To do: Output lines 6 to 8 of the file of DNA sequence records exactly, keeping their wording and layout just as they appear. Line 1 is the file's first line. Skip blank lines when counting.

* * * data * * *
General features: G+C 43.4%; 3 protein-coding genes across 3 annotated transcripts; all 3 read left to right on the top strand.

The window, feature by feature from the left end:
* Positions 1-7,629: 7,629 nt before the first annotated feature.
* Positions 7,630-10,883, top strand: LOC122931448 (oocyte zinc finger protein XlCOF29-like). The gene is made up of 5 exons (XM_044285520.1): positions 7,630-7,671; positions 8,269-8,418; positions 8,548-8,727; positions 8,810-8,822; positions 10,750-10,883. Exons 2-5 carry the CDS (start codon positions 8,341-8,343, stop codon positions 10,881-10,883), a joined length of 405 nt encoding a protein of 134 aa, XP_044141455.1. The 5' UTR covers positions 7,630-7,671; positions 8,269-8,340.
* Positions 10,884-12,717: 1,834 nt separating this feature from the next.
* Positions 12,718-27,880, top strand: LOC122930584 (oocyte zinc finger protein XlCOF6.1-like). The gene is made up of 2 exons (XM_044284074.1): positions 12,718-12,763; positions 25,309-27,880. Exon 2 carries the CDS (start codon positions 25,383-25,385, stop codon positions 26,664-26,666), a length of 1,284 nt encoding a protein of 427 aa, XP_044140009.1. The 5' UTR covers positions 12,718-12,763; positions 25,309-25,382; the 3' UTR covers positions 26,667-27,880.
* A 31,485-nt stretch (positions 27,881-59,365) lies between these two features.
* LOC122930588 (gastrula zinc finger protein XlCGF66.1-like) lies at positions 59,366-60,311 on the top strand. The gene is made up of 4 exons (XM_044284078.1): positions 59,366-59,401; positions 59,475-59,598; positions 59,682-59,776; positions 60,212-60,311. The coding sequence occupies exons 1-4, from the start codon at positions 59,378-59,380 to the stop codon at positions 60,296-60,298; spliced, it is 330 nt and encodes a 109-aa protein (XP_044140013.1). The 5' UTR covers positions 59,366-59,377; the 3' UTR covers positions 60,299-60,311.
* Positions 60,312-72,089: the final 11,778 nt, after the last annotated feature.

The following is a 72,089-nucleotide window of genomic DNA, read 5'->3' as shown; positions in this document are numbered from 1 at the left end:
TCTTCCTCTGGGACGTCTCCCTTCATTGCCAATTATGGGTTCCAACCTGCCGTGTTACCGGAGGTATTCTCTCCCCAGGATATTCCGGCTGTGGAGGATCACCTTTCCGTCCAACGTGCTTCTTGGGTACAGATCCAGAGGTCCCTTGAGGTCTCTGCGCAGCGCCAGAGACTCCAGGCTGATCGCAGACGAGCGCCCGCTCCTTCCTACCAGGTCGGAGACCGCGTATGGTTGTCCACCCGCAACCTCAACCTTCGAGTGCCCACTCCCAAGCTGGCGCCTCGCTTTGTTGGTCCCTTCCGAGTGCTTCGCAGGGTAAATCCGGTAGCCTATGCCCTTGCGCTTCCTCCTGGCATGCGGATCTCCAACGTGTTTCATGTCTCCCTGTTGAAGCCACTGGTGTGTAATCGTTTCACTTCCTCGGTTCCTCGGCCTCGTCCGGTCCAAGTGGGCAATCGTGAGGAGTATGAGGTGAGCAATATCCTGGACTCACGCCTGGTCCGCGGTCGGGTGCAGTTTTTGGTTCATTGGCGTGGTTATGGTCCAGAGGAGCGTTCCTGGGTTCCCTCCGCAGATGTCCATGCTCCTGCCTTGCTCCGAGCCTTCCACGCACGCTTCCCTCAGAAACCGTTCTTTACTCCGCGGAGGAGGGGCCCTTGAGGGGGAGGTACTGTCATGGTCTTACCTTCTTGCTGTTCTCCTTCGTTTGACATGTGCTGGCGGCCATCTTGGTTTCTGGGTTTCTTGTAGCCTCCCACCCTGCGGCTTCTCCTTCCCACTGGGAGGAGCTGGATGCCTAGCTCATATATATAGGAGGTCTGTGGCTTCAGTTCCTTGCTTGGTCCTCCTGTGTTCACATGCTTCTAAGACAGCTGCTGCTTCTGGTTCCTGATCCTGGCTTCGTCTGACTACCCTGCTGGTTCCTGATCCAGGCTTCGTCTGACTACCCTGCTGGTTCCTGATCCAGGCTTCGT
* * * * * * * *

* Positions 12,718-27,880, top strand: LOC122930584 (oocyte zinc finger protein XlCOF6.1-like). The gene is made up of 2 exons (XM_044284074.1): positions 12,718-12,763; positions 25,309-27,880. Exon 2 carries the CDS (start codon positions 25,383-25,385, stop codon positions 26,664-26,666), a length of 1,284 nt encoding a protein of 427 aa, XP_044140009.1. The 5' UTR covers positions 12,718-12,763; positions 25,309-25,382; the 3' UTR covers positions 26,667-27,880.
* A 31,485-nt stretch (positions 27,881-59,365) lies between these two features.
* LOC122930588 (gastrula zinc finger protein XlCGF66.1-like) lies at positions 59,366-60,311 on the top strand. The gene is made up of 4 exons (XM_044284078.1): positions 59,366-59,401; positions 59,475-59,598; positions 59,682-59,776; positions 60,212-60,311. The coding sequence occupies exons 1-4, from the start codon at positions 59,378-59,380 to the stop codon at positions 60,296-60,298; spliced, it is 330 nt and encodes a 109-aa protein (XP_044140013.1). The 5' UTR covers positions 59,366-59,377; the 3' UTR covers positions 60,299-60,311.